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View Poll Results: Do you think this is a scam?
Yes 8 24.24%
No 25 75.76%
Voters: 33. You may not vote on this poll

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  #21  
Old 03-16-2011
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Old out board engines, old electronics, old sails...old anything on a boat...With labor rates at $75-$100 you toss the old and buy new unless you can fix it yourself.

We once received a quote on a main diesel rebuild with 9,000 hours on it that was 85% of the cost of a new one...

Phil
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  #22  
Old 03-16-2011
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Like many others have suggested, I do all my own work on my motor, which is worth <$200. It takes forever. I spend hours reading forums, getting books from the library, looking through my SELOC manual, trying out one test, not understanding what the results of the test are telling me, staring at the thing, taking bits off and putting them back on, etc. In one trip to the boat to work on the motor, I can get at most one simple operation done.

I would love to have had it all done in 10 hours but I don't have enough free time in my schedule, the right tools, a good workspace, or the know-how.

On the other hand I have enough experience to know that motors can have a million things wrong with them and that when you start trying to test/fix one thing, you discover several other things that must be done first.
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  #23  
Old 03-16-2011
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Another important lesson is to ask up front "what else could be the problem?" For the over heating issue, a good mechanic should be able to list off several possible causes and estimated costs, so you can get a feel for where this might go if their first hunch is not correct. Of course, some problems end up being really bizarre, but those are the out liers.
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  #24  
Old 03-16-2011
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Thanks to everyone for all the suggestions! Big help. I just about came to a conclusion to pay for the service and keep the motor. If I were to get a new one, I am looking at around $1350 (free shipping online) for a 6 hp 4-stroke Tohatsu or Nissan. Sure I have a brand new motor but I am now spending $400 more and I will have a large downgrade in power. That 9.8 hp 2-stroke is much more powerful then what the 6 hp would be. As I always heard, never go less on horsepower since you never know when you might need it.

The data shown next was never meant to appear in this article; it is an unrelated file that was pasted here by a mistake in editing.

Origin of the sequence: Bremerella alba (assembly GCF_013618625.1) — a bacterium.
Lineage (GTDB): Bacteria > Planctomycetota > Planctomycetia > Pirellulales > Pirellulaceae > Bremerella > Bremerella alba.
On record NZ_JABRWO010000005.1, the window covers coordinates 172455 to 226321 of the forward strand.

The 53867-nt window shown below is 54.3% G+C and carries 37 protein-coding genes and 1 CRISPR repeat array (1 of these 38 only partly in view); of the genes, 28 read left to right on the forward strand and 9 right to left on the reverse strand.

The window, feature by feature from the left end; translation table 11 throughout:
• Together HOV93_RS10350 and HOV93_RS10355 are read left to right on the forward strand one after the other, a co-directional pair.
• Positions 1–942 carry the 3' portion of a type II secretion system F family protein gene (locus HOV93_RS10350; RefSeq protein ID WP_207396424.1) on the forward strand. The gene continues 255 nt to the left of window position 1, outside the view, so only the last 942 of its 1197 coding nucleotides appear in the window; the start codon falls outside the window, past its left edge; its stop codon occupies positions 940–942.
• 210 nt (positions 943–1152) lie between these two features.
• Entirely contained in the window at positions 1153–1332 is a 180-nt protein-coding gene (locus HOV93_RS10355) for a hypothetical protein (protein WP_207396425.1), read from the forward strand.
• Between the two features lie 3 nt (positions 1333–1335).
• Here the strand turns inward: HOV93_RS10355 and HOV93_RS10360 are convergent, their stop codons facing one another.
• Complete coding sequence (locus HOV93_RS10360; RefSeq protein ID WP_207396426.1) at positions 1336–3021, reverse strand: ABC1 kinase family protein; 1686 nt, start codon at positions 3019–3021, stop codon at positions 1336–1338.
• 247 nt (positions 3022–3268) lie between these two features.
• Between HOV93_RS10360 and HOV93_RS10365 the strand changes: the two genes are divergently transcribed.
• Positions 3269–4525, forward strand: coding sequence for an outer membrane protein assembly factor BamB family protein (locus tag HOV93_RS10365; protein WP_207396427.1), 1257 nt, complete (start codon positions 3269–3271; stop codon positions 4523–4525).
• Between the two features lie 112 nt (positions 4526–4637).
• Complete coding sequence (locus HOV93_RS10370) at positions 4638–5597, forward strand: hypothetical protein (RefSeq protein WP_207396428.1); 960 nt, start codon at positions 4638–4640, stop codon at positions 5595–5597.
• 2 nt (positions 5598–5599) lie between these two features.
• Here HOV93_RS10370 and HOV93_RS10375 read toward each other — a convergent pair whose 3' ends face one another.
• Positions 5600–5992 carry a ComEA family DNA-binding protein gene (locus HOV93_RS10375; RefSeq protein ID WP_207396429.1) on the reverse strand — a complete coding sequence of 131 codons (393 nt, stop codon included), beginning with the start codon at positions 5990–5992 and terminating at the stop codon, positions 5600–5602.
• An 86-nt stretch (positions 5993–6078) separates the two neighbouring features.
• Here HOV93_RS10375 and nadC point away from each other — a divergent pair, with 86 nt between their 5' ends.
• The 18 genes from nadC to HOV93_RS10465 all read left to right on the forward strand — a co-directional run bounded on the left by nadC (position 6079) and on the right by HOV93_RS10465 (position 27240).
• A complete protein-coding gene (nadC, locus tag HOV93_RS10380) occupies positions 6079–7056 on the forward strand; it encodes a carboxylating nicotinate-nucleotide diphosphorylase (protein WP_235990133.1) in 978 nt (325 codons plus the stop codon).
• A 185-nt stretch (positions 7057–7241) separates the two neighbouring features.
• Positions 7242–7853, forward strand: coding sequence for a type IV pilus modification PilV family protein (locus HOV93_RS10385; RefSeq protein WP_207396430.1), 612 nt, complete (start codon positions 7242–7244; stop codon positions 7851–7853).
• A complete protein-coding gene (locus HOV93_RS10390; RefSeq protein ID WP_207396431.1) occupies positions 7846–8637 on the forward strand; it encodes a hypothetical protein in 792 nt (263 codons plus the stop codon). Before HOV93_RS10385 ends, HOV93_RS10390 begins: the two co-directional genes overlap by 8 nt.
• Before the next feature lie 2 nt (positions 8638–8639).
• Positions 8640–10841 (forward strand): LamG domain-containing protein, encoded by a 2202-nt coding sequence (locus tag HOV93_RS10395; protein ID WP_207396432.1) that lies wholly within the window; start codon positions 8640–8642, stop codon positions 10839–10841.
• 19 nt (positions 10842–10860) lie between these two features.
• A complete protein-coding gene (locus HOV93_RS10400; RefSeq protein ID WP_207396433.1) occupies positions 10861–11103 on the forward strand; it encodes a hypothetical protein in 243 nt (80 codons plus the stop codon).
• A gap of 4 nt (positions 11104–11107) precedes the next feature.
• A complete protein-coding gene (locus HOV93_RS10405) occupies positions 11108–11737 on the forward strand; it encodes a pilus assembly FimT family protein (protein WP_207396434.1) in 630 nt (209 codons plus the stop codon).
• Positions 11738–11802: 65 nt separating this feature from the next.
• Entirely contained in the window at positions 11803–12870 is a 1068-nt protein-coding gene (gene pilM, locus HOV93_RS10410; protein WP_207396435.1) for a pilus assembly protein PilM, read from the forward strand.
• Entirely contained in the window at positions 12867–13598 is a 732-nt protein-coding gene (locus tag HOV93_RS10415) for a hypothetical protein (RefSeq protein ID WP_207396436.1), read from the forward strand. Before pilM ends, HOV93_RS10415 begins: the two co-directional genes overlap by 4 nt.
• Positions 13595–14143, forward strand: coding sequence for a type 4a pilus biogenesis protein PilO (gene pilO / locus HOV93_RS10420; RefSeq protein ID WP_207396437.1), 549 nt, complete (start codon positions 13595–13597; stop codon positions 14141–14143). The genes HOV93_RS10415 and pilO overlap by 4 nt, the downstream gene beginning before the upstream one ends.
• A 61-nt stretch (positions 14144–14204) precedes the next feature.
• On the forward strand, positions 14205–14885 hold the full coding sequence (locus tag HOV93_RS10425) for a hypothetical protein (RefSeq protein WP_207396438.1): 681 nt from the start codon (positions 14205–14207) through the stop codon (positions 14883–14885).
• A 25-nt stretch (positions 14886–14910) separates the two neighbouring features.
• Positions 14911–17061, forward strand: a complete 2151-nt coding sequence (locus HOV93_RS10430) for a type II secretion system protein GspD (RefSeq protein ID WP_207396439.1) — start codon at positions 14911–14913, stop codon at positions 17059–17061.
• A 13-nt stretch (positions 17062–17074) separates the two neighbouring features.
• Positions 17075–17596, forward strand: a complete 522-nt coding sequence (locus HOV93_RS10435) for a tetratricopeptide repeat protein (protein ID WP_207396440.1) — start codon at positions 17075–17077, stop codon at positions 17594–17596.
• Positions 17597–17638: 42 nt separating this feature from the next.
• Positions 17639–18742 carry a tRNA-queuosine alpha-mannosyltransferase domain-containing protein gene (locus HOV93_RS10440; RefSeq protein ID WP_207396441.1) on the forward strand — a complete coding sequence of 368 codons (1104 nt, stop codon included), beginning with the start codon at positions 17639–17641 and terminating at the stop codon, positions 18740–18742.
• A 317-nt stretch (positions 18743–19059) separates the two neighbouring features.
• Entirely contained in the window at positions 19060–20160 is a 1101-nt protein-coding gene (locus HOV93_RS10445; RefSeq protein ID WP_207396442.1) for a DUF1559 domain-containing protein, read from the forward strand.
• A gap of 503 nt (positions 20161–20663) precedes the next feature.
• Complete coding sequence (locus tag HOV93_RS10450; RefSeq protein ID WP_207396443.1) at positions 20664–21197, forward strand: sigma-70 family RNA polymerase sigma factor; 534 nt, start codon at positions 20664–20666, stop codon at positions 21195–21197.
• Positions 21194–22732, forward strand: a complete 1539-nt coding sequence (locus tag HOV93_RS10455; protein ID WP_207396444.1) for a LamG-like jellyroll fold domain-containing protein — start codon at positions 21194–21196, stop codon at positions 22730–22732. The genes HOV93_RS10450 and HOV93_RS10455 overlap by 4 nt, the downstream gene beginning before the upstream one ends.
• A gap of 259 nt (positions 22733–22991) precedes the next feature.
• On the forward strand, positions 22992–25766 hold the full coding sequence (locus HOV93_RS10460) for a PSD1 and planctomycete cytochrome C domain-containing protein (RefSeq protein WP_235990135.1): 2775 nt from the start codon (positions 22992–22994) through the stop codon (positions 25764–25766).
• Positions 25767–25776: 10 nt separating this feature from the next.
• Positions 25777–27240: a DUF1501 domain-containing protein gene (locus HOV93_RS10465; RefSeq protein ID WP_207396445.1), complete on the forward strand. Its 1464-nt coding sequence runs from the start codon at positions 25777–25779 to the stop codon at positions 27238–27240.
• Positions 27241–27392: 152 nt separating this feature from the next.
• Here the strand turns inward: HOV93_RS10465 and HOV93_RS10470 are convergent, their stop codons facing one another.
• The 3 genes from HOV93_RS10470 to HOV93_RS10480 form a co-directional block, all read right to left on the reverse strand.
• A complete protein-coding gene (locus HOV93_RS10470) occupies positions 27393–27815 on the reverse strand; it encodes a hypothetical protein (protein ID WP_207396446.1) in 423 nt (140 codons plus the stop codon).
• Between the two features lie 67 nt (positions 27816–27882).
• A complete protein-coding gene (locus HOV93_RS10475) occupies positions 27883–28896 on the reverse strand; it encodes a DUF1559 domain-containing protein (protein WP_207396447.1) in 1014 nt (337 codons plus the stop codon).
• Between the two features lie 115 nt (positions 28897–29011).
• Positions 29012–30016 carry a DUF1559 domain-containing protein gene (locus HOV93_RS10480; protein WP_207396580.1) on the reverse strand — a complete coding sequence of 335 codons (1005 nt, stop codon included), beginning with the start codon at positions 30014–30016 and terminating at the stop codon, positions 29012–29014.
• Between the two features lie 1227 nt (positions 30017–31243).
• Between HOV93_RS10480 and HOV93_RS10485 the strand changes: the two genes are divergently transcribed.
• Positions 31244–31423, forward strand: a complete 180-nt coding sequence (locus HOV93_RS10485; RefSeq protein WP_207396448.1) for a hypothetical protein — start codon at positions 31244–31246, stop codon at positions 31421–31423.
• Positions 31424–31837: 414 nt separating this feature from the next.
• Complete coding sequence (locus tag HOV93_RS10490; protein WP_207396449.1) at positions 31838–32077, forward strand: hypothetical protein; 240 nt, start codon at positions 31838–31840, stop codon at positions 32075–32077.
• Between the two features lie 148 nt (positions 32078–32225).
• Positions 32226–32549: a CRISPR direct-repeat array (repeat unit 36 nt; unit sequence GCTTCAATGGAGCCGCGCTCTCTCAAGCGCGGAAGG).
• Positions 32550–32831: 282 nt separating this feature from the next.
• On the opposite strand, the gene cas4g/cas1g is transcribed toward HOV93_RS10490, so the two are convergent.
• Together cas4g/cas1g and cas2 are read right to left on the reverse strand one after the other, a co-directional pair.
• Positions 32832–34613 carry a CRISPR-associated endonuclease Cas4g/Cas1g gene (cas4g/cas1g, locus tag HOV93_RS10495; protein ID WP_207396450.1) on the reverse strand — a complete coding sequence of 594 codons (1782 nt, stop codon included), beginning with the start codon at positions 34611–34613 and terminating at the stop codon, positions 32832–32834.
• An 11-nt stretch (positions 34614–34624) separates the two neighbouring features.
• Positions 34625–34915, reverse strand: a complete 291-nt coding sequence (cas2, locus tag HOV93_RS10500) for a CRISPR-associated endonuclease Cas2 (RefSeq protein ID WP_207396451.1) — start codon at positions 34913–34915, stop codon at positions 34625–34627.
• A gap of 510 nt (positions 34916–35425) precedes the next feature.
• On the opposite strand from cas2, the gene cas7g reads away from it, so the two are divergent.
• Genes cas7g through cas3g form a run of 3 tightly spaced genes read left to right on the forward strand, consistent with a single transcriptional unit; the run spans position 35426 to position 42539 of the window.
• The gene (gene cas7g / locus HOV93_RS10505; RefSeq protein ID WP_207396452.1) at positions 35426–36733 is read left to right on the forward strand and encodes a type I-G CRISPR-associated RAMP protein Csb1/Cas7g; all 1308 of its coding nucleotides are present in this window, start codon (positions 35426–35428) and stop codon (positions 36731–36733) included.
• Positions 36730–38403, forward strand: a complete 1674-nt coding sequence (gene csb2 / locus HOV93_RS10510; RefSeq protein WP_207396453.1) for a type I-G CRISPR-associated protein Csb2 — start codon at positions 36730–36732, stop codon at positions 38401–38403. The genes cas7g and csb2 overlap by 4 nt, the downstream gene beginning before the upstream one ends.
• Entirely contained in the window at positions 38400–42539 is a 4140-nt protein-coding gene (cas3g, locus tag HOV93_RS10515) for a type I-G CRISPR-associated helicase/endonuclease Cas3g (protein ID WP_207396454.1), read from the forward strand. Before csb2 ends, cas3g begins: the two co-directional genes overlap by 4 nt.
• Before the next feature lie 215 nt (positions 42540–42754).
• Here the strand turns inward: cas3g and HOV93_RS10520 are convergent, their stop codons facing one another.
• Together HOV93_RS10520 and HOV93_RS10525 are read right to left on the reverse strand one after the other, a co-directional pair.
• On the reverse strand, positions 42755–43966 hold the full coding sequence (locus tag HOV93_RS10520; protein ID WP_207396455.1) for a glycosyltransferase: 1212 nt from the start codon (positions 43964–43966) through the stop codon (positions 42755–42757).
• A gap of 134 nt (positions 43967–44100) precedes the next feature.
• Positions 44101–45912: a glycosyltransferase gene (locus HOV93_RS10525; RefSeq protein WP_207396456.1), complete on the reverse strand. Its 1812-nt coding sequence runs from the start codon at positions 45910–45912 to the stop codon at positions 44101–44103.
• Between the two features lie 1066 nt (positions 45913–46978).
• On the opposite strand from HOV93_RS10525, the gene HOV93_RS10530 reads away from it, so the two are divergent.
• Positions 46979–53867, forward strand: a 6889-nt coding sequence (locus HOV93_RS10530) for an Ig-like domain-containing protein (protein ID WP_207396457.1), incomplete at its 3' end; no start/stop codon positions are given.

So this time, I pay it but from now on I will do the work on it myself. After this punishment, I will never bring this motor to an outboard shop again. I just thought I would bring it in the shop and pay them a couple hundred at most, never dreamed over $900 all said and done. I never thought about doing it myself or even tried because I thought it would be inexpensive to get a small outboard like this worked on. I definitely learned and in the end, I don't think it was a scam. I do however feel I have been taken advantage of for reasons people have listed in this thread. I do realize auto service centers are famous for this, I never thought an outboard motor shop would also do the same. I opened the doors for them, they took the opportunity. If for some reason my thoughts are correct, I won't go back there ever again nor will I recommend that shop to anyone. The bottomline, they are just way overpriced thats the end result. Of course I was not going to just pay the $365 and get it back still overheating. So when he came back with the $400 more what am I going to say? I am just going to come get it and still have problems? No, may as well finish it at this point.